Thursday, November 01, 2007

Gone, Baby, Gone

"Gone, Baby, Gone" starts out really strong, with a riveting mystery of a kidnapped four year old girl, and two private investigators (Casey Affleck and Michele Monaghan) in over their heads with their first real case. There are, of course, grizzled cops with attitude who don't want to cooperate with them (including an-always-hot Ed Harris, whose spectacular facial angles still manage to cut through the gray beard his character wears.) There's also the kindly gruff police chief, in this case Morgan Freeman, who is haunted by the kidnapping and murder of his own young daughter years earlier. (He keeps newspaper clippings about it framed on the walls of his office, and offers his past readily to strangers such as the private eyes, the press, and of course, the public.) He tells his detectives to work with the young couple, for no good reason, which becomes even more unbelievable as the plot unfolds.

There is a second mystery, that of a missing boy, and the film manages to move from one to the other in its first two thirds, leaving you only a bit concerned that neither will be satisfactorily solved. Eventually, they are, and while they are linked by circumstance, luckily these connections are believable and well-written without being cliche. Ben Affleck directs, in his feature film debut, and there was much about the visual moodiness of the it that I liked. It has much of the feel of "Mystic River," no doubt because of its setting in working class Boston, and its origin as a Dennis Lehane novel. There is intricacy in the plot, and in the characters - the kidnapped girl's mother is a druggie and a slut, one cop is a liar and another accepts a forced resignation with, well, calm resignation. I was lulled into thinking that this was going to be a really satisfying movie experience.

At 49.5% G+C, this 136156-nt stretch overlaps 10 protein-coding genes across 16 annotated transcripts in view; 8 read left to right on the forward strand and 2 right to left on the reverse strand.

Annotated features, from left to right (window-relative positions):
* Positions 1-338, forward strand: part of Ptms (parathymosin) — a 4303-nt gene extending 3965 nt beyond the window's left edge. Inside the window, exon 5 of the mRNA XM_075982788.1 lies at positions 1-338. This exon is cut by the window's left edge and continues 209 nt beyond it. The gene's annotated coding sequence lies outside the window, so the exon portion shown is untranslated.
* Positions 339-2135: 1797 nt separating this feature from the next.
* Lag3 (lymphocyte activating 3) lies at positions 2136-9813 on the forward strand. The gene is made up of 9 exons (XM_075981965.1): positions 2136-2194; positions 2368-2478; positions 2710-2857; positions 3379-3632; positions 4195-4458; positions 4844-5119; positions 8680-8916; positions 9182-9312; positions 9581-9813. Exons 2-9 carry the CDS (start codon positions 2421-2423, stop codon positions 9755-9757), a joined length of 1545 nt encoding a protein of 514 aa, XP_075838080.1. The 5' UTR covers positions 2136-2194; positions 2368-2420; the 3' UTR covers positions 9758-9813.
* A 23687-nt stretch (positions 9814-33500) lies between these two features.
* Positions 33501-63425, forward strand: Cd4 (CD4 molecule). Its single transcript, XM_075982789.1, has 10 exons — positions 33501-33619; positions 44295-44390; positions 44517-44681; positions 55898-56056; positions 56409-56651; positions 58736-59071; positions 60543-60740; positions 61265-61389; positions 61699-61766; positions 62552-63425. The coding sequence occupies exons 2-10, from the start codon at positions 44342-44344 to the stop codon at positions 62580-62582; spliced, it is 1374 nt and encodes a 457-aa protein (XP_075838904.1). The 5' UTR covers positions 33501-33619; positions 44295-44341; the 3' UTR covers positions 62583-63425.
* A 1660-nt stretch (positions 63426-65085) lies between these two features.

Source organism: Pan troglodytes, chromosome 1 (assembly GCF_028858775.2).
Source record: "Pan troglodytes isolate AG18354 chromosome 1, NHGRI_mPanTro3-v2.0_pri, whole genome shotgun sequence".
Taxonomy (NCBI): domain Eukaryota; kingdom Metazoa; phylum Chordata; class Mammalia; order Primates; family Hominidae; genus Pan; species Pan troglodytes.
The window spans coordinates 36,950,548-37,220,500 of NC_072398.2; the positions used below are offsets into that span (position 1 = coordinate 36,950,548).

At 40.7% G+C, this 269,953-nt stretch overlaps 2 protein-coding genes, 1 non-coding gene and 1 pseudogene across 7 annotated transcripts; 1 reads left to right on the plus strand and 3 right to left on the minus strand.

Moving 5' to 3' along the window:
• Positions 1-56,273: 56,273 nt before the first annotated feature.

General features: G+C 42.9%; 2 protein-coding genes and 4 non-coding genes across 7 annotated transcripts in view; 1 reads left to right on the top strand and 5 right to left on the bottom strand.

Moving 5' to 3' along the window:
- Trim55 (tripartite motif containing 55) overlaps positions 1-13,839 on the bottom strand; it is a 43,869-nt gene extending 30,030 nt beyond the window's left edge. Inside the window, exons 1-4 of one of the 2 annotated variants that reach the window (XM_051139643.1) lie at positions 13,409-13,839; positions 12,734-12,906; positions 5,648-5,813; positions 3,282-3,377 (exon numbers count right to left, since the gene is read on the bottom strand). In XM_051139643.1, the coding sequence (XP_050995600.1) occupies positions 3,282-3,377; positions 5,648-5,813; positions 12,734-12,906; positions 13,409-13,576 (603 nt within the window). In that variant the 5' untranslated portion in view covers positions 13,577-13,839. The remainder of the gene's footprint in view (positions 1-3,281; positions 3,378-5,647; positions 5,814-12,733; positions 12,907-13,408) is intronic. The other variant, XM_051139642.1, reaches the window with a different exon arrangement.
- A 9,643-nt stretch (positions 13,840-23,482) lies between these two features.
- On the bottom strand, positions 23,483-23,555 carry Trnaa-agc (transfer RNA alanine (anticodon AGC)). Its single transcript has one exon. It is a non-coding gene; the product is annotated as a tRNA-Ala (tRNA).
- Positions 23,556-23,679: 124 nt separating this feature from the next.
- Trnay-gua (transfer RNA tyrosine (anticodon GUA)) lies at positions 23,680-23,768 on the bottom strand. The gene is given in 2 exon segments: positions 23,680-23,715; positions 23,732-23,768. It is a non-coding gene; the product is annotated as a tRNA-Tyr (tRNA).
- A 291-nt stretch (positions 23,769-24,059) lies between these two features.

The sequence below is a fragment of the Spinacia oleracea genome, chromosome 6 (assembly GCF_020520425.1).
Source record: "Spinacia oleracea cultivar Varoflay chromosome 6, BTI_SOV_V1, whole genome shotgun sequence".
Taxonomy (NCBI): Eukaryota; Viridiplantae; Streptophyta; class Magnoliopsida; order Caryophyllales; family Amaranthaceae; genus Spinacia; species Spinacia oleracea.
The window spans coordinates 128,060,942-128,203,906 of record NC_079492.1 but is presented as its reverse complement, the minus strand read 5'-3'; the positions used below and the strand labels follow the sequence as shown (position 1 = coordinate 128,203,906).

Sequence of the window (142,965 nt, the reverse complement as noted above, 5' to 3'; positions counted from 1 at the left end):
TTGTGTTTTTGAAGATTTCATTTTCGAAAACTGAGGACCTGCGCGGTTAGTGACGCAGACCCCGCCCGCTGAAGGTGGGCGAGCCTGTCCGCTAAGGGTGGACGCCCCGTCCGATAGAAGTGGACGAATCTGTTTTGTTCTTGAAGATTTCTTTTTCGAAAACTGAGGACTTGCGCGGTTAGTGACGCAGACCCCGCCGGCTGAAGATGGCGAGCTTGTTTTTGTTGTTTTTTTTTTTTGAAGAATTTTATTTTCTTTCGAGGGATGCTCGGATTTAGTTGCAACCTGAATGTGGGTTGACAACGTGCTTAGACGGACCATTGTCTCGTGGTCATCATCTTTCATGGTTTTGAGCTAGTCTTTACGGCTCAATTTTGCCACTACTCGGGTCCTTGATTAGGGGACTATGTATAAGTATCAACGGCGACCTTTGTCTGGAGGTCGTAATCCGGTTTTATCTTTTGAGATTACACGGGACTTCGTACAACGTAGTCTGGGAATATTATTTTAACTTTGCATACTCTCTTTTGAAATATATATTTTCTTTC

And, then, whoosh. After 90 minutes or so of being securely in the point of view of Casey Affleck's young earnest Patrick, there is a scene where we are privy to flashbacks from another character, flashbacks that give us insights into the mystery that Patrick doesn't have. (Cue Scooby "whu-uh?" here.) Completely threw me. It's a cheat to give us a solution that the hero, whom we're following, doesn't yet have. It's a "Murder, She Wrote" quick ending. And it's only the start. In quick succession, Patrick figures out what we know, helped by the fast flashbacks that intersperse the "confessions" that are offered him. And what was a nicely complex and nuanced movie falters into detective TV, with neatly wrapped solutions in pretty visual packages just in time for the credits.

Compare that to the wonderfully acted scene where Ed Harris's character makes another, smaller confession to Patrick, in a moment of drunken grief. He tells us, not with pretty flashbacks, but with the strength of his words and his talent, and we can see it just as powerfully. Film is a visual medium, yes, but it's also a medium for actors, and an actor who shines in small moments like that is what makes a film more than just mediocre.

To be fair, the ending is not simple, with Patrick forced to make a decision that will cost him either way, and on which most audience members would not be able to agree. The film gives us Patrick's decision and a glimpse at its consequences, including a quiet closing scene that almost brought the movie back for me.


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